I just tried that and the module no longer matches up correctly. They still only rotate correctly when the attachment point rotations are different and not exactly the opposite. When they are exactly opposite, the module just rotates around and faces the direction the other attachment point is facing (the attachment point on the module that the new module is trying to connect to).
first invert the TA1 translation, then apply the TA1 rotation, afterwards the Ta2 transformation and eventually the TM2 transformation (in this order). Ensure that GetComponentLocation() delivers the (local) transformation relative to the module and not the location in worldspace. So your code looks correct at first glance.
When your objects (module/attachment) are in relation, then check if you can access the local/relative transformation. If you only have the worldspace transformation, then you can get the local transformation by doing this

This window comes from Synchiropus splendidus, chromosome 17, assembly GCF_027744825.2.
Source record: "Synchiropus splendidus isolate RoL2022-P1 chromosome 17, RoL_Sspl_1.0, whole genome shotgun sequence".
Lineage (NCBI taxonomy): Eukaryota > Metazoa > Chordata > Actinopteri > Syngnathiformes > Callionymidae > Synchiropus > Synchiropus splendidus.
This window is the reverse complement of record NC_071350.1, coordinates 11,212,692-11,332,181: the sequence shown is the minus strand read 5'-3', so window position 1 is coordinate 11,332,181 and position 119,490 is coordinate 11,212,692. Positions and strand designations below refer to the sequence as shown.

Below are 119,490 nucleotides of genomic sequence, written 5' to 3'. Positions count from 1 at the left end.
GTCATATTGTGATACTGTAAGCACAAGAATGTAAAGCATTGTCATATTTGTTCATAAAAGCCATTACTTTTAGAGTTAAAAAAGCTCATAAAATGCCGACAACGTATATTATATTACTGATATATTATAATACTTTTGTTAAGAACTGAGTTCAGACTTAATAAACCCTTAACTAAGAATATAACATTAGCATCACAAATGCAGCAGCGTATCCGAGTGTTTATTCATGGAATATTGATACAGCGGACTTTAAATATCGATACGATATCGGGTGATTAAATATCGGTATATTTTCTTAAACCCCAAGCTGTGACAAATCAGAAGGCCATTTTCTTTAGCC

I am having one problem though. When trying to connect two modules whose rotations are the exact opposite of each other, 'Tm1' ends up equaling 'Tm2'. This is very odd. It only does this on modules with exactly opposite rotations. For example:
Attaching Module 2 Attachment Point 2 (Yaw = -90) to Module 1 Attachment Point 1 (Yaw = 0) does this:
Attaching Module 2 Attachment Point 3 (Yaw = -180) to Module 1 Attachment Point 1 (Yaw = 0) does this:
What Attaching Module 2 Attachment Point 3 (Yaw = -180) to Module 1 Attachment Point 1 (Yaw = 0) should result in:
Hello Ashaman! Thanks for the response. Please forgive me but I thought I wrote the new code correctly but I am a little confused as to how this would translate into C++. My transformation code now looks like this: